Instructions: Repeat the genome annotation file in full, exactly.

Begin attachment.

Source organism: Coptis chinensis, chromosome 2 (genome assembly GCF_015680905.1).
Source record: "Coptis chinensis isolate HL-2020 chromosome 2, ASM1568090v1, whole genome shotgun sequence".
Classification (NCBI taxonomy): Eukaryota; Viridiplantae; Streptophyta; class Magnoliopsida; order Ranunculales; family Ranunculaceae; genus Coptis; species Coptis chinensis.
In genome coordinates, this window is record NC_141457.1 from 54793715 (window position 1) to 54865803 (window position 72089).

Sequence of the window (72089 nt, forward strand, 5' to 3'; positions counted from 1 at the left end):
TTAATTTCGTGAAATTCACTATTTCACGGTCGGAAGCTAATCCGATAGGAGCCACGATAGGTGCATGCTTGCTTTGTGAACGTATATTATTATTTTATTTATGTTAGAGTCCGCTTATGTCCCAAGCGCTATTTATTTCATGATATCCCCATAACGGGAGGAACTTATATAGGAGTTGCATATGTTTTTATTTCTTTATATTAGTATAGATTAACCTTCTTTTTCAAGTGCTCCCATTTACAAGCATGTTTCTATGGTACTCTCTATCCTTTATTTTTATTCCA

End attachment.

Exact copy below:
Source organism: Coptis chinensis, chromosome 2 (genome assembly GCF_015680905.1).
Source record: "Coptis chinensis isolate HL-2020 chromosome 2, ASM1568090v1, whole genome shotgun sequence".
Classification (NCBI taxonomy): Eukaryota; Viridiplantae; Streptophyta; class Magnoliopsida; order Ranunculales; family Ranunculaceae; genus Coptis; species Coptis chinensis.
In genome coordinates, this window is record NC_141457.1 from 54793715 (window position 1) to 54865803 (window position 72089).

Sequence of the window (72089 nt, forward strand, 5' to 3'; positions counted from 1 at the left end):
TTAATTTCGTGAAATTCACTATTTCACGGTCGGAAGCTAATCCGATAGGAGCCACGATAGGTGCATGCTTGCTTTGTGAACGTATATTATTATTTTATTTATGTTAGAGTCCGCTTATGTCCCAAGCGCTATTTATTTCATGATATCCCCATAACGGGAGGAACTTATATAGGAGTTGCATATGTTTTTATTTCTTTATATTAGTATAGATTAACCTTCTTTTTCAAGTGCTCCCATTTACAAGCATGTTTCTATGGTACTCTCTATCCTTTATTTTTATTCCA